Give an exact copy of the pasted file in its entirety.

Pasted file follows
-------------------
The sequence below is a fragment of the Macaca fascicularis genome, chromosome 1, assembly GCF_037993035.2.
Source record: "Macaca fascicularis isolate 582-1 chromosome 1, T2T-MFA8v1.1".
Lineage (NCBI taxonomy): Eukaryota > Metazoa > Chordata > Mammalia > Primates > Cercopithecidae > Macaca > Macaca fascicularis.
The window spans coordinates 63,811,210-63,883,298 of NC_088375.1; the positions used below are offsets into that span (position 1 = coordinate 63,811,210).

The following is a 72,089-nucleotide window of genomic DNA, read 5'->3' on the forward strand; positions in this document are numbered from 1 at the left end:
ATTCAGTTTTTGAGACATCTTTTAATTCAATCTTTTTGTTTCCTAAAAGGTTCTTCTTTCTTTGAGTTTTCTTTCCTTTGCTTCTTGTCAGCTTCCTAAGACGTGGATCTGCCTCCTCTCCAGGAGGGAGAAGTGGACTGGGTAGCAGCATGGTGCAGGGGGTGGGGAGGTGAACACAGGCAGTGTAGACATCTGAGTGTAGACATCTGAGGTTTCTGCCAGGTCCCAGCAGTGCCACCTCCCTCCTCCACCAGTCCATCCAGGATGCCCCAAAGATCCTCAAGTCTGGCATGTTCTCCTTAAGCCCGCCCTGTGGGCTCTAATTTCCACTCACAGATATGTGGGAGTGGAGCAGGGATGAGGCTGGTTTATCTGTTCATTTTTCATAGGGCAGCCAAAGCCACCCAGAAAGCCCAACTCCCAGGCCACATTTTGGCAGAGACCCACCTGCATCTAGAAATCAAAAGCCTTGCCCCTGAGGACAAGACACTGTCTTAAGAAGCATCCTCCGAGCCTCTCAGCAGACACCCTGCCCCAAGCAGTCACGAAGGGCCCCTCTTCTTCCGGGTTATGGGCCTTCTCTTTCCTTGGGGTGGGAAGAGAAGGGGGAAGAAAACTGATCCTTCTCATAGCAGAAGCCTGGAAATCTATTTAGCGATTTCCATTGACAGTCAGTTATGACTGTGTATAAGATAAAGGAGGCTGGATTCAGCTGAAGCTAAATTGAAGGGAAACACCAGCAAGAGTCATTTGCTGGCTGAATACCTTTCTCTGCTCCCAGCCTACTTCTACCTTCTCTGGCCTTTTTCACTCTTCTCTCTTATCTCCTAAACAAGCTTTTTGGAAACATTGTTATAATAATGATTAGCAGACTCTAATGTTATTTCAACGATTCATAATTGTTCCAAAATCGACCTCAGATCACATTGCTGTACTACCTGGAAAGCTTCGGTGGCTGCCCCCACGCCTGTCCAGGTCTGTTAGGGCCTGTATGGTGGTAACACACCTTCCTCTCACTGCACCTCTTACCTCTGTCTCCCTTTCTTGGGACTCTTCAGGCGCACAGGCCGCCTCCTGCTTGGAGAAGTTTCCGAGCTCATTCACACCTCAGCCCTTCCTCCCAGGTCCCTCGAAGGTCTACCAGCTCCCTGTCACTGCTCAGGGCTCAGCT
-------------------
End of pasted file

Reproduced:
The sequence below is a fragment of the Macaca fascicularis genome, chromosome 1, assembly GCF_037993035.2.
Source record: "Macaca fascicularis isolate 582-1 chromosome 1, T2T-MFA8v1.1".
Lineage (NCBI taxonomy): Eukaryota > Metazoa > Chordata > Mammalia > Primates > Cercopithecidae > Macaca > Macaca fascicularis.
The window spans coordinates 63,811,210-63,883,298 of NC_088375.1; the positions used below are offsets into that span (position 1 = coordinate 63,811,210).

The following is a 72,089-nucleotide window of genomic DNA, read 5'->3' on the forward strand; positions in this document are numbered from 1 at the left end:
ATTCAGTTTTTGAGACATCTTTTAATTCAATCTTTTTGTTTCCTAAAAGGTTCTTCTTTCTTTGAGTTTTCTTTCCTTTGCTTCTTGTCAGCTTCCTAAGACGTGGATCTGCCTCCTCTCCAGGAGGGAGAAGTGGACTGGGTAGCAGCATGGTGCAGGGGGTGGGGAGGTGAACACAGGCAGTGTAGACATCTGAGTGTAGACATCTGAGGTTTCTGCCAGGTCCCAGCAGTGCCACCTCCCTCCTCCACCAGTCCATCCAGGATGCCCCAAAGATCCTCAAGTCTGGCATGTTCTCCTTAAGCCCGCCCTGTGGGCTCTAATTTCCACTCACAGATATGTGGGAGTGGAGCAGGGATGAGGCTGGTTTATCTGTTCATTTTTCATAGGGCAGCCAAAGCCACCCAGAAAGCCCAACTCCCAGGCCACATTTTGGCAGAGACCCACCTGCATCTAGAAATCAAAAGCCTTGCCCCTGAGGACAAGACACTGTCTTAAGAAGCATCCTCCGAGCCTCTCAGCAGACACCCTGCCCCAAGCAGTCACGAAGGGCCCCTCTTCTTCCGGGTTATGGGCCTTCTCTTTCCTTGGGGTGGGAAGAGAAGGGGGAAGAAAACTGATCCTTCTCATAGCAGAAGCCTGGAAATCTATTTAGCGATTTCCATTGACAGTCAGTTATGACTGTGTATAAGATAAAGGAGGCTGGATTCAGCTGAAGCTAAATTGAAGGGAAACACCAGCAAGAGTCATTTGCTGGCTGAATACCTTTCTCTGCTCCCAGCCTACTTCTACCTTCTCTGGCCTTTTTCACTCTTCTCTCTTATCTCCTAAACAAGCTTTTTGGAAACATTGTTATAATAATGATTAGCAGACTCTAATGTTATTTCAACGATTCATAATTGTTCCAAAATCGACCTCAGATCACATTGCTGTACTACCTGGAAAGCTTCGGTGGCTGCCCCCACGCCTGTCCAGGTCTGTTAGGGCCTGTATGGTGGTAACACACCTTCCTCTCACTGCACCTCTTACCTCTGTCTCCCTTTCTTGGGACTCTTCAGGCGCACAGGCCGCCTCCTGCTTGGAGAAGTTTCCGAGCTCATTCACACCTCAGCCCTTCCTCCCAGGTCCCTCGAAGGTCTACCAGCTCCCTGTCACTGCTCAGGGCTCAGCT